“The songs where the female lyrical subject is bearing humiliation is mostly accompanied by ballad tones, music and a lamenting voice, while in the songs from male perspective we often come across jolly musical background that makes you dance,” says Ninković.
Her research has shown that such narrative has been dominating for almost 40 years in the regional popular music, regardless of the genres and the cultural background that is addressed by the performer.
The conclusion is that the first, “female” group of songs is relativizing and romanticizing the woman’s subordination that refers to levels of humiliation and even voluntary acceptance of physical and sexual violence. This is glorifying the unconditionality of love as stronger than the personal physical, psychological and emotional integrity.
The second group is relativizing and often glorifying the physical revenge against the woman which isn’t completely subordinate, regardless if she is unfaithful, disobedient, boring or languid.
At the end of her documentary film, the student gives information from the Autonomous Women Center and FemPlatz that are providing statistics about femicides in Serbia during 2021 and in general. According to them, in the period between 1st of January until 31st of December 2021, on basis of media coverage, there was a total of 20 homicides of adult women in a family-partnership context, out of which two cases are considered as the so-called continuous femicide.
Also, apart from the victim, the perpetrators have killed other people close to them. In the context of family-partnership relations, 16 attempted murders of women were evidenced.
The author of the documentary also states that this number may be even bigger, since not all cases can are reported by the media, so it cannot be determined how many women are dying as a result of years of suffering.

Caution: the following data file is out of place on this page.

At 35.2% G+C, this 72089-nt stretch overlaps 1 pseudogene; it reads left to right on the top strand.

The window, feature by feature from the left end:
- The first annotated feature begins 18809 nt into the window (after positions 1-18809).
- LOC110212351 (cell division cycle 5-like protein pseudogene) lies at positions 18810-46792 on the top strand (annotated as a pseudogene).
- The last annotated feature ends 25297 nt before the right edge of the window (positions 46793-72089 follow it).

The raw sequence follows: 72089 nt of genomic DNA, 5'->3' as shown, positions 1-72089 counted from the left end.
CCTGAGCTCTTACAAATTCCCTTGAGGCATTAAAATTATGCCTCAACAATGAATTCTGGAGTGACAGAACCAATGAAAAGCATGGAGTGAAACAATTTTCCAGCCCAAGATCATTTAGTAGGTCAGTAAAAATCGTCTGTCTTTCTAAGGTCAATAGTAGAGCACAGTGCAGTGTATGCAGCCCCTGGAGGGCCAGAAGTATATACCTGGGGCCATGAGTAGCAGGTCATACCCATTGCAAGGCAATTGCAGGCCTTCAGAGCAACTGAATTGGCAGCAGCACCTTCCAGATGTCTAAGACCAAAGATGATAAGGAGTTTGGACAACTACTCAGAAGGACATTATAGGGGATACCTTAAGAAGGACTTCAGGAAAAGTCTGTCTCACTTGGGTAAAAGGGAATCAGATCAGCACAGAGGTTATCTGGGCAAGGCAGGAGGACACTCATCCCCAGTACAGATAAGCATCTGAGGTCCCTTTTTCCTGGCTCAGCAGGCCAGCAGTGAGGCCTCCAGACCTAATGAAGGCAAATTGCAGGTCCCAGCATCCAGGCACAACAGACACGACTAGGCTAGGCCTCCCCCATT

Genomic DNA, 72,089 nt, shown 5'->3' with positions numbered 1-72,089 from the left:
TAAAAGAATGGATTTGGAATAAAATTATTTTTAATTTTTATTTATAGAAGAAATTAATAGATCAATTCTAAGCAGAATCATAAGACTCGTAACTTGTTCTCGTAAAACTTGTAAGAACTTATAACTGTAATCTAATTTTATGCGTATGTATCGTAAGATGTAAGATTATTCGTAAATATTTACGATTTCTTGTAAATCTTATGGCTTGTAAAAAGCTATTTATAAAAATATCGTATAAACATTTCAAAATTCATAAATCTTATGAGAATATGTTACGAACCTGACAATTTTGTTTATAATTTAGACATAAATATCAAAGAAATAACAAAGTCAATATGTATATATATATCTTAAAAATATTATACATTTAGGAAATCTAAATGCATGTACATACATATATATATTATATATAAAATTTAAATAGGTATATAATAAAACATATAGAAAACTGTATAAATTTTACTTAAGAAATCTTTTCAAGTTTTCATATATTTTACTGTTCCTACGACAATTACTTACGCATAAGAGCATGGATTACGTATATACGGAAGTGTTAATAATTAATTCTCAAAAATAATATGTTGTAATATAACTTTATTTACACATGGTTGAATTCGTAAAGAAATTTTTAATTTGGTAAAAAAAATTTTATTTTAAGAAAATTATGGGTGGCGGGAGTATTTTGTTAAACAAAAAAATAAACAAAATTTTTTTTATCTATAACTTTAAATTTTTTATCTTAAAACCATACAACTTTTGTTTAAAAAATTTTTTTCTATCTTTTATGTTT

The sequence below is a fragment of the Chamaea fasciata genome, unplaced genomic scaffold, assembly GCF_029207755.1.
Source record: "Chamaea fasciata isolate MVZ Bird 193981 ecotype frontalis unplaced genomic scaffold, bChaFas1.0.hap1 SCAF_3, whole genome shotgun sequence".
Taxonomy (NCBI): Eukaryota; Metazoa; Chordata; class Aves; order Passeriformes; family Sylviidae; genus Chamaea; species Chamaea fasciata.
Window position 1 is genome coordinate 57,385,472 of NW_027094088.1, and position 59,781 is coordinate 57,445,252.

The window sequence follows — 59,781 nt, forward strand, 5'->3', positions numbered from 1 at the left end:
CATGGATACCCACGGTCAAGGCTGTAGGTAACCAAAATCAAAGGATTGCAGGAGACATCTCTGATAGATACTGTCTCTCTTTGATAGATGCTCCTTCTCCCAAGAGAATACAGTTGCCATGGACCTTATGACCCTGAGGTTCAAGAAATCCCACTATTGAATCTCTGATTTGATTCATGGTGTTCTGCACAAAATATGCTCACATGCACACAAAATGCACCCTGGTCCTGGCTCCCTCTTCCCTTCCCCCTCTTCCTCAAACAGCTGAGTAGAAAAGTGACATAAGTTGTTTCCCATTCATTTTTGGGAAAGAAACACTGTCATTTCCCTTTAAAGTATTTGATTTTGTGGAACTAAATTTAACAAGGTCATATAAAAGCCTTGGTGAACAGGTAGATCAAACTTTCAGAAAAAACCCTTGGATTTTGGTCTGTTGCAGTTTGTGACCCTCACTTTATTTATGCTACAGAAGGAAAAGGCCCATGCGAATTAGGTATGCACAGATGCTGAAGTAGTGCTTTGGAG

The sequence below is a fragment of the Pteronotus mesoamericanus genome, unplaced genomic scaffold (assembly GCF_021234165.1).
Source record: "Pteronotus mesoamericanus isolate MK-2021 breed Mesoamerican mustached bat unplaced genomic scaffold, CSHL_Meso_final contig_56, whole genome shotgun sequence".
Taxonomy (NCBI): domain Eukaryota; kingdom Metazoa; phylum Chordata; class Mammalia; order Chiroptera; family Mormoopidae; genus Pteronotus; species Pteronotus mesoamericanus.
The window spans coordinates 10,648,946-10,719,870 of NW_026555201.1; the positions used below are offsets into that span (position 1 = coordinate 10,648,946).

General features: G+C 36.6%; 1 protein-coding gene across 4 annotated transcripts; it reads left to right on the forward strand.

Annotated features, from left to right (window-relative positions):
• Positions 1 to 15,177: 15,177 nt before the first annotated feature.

She calls upon numerous studies and analyses which indicate that the children who are witnesses of violence against their mothers are always indirect victims, and very often the violence happens to the children as well.
“Growing up in violent family surroundings has very negative implications on the child, on the emotional and social development and later, his/her behavior in adulthood. The exposure to violence during childhood is a risk for vulnerability and victimization, for conducting violence in adulthood or problems with behavior, physical or mental health problems,” Ninković points out.
According to her, it is worrisome that women are often convinced that they have deserved what they got and that they have provoked every physical and psychological violence. The author also refers to numerous psychological studies dedicated to the influence of various formats of popular culture on consumers of certain types of content. These indicate that even after short-term exposure to songs whose lyrics are abounded with violence is increasing the tendency toward aggressive thinking and loss of control, while long-term exposure is bolstering the development of an aggressive personality.